Pharmaceutical companies, insurers and pharmacy benefit managers each conspire, with each other and independently, to get the maximum financial gain that prescription drug market dynamics will allow. Health care funds pour into these industries, and patients end up the losers.
We have some serious problems in health care that need our immediate attention such as administrative excesses, wasteful spending, impaired access, maldistribution of health care resources, and financial barriers to care. But the health policy community is entrenched in efforts to expand the administrative oversight of our system as somehow being the solution to problems they seem not to have defined. They are adding to the problem of administrative excesses while ignoring what really needs to be done.
One of the problems with the U.S. health care system is our heavy reliance on private market dynamics. This has resulted in our exceptionally high prices in health care. The role of our public health system has somewhat moderated price increases for vaccines, but the CDC price list reveals that the costs of vaccine in the private sector are considerably higher than the costs for vaccines provided for our public immunization programs.
The original intent of the architects of Medicare was to eventually expand the program to cover everyone. Yet the Republicans have been reluctant to do so, and now the Democrats have specifically excluded it from their party platform. The leadership of both parties need to listen to conservative Republican Jack Bernard, an expert in our health care system.
The individual insurance market has always been unstable. The struggles insurers face are not only how they can make their products more effective and accessible to more individuals, but especially how they can ensure that revenues exceed expenditures. So what can we learn from the response of Blue Cross and Blue Shield of Minnesota to unfavorable market conditions?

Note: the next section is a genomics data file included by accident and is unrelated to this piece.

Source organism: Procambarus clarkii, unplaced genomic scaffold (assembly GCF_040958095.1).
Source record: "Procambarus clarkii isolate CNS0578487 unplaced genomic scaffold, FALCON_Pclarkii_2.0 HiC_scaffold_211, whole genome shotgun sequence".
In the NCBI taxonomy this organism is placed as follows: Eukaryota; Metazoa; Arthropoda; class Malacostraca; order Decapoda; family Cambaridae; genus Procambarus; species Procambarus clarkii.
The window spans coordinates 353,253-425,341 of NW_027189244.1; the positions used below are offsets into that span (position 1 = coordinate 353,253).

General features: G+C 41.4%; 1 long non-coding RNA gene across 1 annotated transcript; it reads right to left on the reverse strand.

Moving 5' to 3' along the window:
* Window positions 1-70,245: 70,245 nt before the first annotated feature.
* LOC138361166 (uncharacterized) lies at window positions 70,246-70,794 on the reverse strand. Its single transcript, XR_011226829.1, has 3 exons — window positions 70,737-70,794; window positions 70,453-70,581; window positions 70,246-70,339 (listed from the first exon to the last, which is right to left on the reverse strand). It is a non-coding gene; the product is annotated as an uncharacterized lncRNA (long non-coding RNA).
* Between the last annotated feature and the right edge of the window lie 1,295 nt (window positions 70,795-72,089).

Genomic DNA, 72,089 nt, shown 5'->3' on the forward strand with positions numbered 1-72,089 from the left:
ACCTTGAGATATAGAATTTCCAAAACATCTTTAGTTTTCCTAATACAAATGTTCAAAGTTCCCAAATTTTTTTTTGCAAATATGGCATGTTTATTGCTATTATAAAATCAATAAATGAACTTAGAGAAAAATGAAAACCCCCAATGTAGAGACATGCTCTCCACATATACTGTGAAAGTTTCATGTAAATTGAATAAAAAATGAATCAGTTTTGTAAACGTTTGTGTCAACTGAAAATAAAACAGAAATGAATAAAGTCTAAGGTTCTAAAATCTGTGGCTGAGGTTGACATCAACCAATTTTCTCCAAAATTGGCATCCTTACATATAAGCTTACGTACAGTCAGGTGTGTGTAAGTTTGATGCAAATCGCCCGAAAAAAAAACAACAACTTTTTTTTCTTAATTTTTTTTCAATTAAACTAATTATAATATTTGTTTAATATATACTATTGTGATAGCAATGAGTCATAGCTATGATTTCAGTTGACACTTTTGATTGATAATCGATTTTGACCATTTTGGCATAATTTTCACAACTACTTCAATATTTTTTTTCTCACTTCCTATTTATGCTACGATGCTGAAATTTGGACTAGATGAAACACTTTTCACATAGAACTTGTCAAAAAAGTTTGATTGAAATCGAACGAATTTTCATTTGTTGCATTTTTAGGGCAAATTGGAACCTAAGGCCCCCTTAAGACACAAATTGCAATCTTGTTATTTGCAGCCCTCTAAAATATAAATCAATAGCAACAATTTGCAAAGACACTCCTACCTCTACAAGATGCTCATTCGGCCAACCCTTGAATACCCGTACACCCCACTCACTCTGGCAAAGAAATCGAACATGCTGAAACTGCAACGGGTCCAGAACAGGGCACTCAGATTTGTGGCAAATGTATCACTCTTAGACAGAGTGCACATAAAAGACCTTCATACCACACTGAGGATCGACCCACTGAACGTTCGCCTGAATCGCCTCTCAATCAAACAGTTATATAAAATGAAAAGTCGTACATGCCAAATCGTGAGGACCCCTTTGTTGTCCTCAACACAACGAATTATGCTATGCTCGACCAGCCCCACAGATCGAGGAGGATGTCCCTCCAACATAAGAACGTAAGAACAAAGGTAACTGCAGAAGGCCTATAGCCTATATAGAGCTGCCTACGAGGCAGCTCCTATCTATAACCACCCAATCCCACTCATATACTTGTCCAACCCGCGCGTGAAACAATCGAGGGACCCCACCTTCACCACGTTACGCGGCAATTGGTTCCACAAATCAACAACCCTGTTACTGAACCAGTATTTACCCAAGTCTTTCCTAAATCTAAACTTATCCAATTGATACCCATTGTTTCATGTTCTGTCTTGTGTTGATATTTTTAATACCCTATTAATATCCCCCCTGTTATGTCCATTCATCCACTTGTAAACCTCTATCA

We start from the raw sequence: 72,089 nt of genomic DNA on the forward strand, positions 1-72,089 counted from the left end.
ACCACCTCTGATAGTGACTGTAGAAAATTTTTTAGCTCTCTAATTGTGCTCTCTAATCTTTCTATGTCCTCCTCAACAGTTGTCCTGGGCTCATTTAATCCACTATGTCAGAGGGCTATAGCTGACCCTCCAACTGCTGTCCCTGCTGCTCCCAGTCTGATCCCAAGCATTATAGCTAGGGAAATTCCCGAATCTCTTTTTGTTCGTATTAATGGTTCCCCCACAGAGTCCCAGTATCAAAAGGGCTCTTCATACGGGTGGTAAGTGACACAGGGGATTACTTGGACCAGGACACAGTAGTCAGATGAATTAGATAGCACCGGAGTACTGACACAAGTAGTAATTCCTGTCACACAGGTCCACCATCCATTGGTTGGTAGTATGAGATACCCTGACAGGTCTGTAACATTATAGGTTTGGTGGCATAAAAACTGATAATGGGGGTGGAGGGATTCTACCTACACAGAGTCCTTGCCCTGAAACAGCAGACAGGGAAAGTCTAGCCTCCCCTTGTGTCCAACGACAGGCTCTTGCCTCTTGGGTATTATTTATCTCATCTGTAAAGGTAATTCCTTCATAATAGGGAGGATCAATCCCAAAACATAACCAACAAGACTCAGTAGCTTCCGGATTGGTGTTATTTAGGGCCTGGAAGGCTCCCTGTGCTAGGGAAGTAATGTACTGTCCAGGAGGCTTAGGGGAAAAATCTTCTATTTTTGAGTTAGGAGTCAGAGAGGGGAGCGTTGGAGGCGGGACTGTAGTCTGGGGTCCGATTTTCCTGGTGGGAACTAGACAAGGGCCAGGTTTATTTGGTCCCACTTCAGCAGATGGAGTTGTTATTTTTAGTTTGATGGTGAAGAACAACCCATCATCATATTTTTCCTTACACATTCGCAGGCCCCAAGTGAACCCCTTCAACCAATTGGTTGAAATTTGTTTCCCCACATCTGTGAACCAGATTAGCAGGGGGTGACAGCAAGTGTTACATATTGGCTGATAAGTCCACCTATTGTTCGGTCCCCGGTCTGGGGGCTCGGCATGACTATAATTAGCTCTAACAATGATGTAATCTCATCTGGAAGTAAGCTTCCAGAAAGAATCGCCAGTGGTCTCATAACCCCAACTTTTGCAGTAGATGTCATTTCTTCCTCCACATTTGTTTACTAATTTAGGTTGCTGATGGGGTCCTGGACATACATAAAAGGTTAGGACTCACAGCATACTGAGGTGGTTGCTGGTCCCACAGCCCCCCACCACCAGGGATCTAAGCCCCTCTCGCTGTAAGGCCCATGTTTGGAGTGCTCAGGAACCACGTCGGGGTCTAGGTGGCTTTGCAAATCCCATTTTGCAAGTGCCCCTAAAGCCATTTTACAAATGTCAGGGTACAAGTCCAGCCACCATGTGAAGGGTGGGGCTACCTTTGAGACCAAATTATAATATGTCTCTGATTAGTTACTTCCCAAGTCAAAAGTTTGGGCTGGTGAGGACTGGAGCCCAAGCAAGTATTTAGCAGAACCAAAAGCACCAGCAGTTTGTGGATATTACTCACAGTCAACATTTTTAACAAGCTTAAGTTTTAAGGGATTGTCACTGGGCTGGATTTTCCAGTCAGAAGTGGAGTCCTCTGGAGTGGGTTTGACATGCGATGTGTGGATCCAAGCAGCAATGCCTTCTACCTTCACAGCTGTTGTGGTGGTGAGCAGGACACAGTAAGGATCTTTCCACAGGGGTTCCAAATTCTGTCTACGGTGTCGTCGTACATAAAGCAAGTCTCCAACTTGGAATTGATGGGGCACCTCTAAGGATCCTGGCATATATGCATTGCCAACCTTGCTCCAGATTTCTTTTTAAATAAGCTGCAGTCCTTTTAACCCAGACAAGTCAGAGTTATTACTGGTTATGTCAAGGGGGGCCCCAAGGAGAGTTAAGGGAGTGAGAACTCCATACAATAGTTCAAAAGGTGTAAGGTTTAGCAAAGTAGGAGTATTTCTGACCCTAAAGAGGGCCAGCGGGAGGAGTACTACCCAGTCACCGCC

There was certainly no uniformity of opinion on what impact Brexit might have on their National Health Service. Now that the results are in, we still will not know until the destabilization begins to settle down.
As usual, Professor Gerard Anderson is right again. Between patents for brand products and consolidation in the generic market, drug prices are out of control. He argues that the government should more aggressively regulate prices.
As their vision states, the House Republicans have organized their previous concepts on health care reform into a single policy paper. It is heavy on rhetoric that is deceptive and bordering on dishonesty in that their proposals are cloaked in language suggesting that these are beneficial policies when many of them are actually detrimental.
The headlines reporting the results of this Gallup survey are celebrating the decline in health care insecurity (e.g., “Fewer Americans Are Having Trouble Paying Health Care Bills, Gallup Finds” – Kaiser Health News). Although any improvement is always good news, a 17 percent decline in health care insecurity is not much to celebrate (declining from 18.7% to 15.5%). Filling the glass less than one-fifth full is disappointing when we could have had a full glass.
Although this paper is quite technical, the conclusions are straightforward. Health insurance makes expensive products and services affordable for patients and thus they will use them – a desirable policy outcome since patients will then receive the care they should have. But beyond that, by bundling services and products into the same insurance package, it allows monopoly manufacturers of high value products, such as expensive pharmaceuticals, to charge prices that exceed the value their products – an undesirable policy outcome.
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